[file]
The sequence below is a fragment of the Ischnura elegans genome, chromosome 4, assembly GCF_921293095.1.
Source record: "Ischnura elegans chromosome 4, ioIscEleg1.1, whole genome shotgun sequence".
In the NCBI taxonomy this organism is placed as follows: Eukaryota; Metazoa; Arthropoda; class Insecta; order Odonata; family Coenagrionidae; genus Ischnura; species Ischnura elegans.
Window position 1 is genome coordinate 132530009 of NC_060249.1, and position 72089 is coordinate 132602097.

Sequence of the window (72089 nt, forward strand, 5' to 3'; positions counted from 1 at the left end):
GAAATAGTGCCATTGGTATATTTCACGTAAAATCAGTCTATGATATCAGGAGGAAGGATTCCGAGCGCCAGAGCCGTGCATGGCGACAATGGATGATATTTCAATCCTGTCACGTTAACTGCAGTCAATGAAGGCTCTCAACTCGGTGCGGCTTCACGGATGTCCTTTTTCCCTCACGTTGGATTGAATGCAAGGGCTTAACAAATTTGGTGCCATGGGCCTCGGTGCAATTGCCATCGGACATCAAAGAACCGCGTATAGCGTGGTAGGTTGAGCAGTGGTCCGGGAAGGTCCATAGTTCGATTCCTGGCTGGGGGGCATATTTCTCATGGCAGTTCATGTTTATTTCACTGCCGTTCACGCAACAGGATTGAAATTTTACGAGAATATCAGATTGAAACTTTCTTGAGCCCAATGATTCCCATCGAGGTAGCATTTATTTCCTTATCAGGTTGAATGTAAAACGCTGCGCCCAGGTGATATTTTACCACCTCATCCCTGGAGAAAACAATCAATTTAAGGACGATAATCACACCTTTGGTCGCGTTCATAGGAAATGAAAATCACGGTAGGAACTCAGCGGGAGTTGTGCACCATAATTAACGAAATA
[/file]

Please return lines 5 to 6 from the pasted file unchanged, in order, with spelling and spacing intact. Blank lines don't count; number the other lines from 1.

Sequence of the window (72089 nt, forward strand, 5' to 3'; positions counted from 1 at the left end):
GAAATAGTGCCATTGGTATATTTCACGTAAAATCAGTCTATGATATCAGGAGGAAGGATTCCGAGCGCCAGAGCCGTGCATGGCGACAATGGATGATATTTCAATCCTGTCACGTTAACTGCAGTCAATGAAGGCTCTCAACTCGGTGCGGCTTCACGGATGTCCTTTTTCCCTCACGTTGGATTGAATGCAAGGGCTTAACAAATTTGGTGCCATGGGCCTCGGTGCAATTGCCATCGGACATCAAAGAACCGCGTATAGCGTGGTAGGTTGAGCAGTGGTCCGGGAAGGTCCATAGTTCGATTCCTGGCTGGGGGGCATATTTCTCATGGCAGTTCATGTTTATTTCACTGCCGTTCACGCAACAGGATTGAAATTTTACGAGAATATCAGATTGAAACTTTCTTGAGCCCAATGATTCCCATCGAGGTAGCATTTATTTCCTTATCAGGTTGAATGTAAAACGCTGCGCCCAGGTGATATTTTACCACCTCATCCCTGGAGAAAACAATCAATTTAAGGACGATAATCACACCTTTGGTCGCGTTCATAGGAAATGAAAATCACGGTAGGAACTCAGCGGGAGTTGTGCACCATAATTAACGAAATA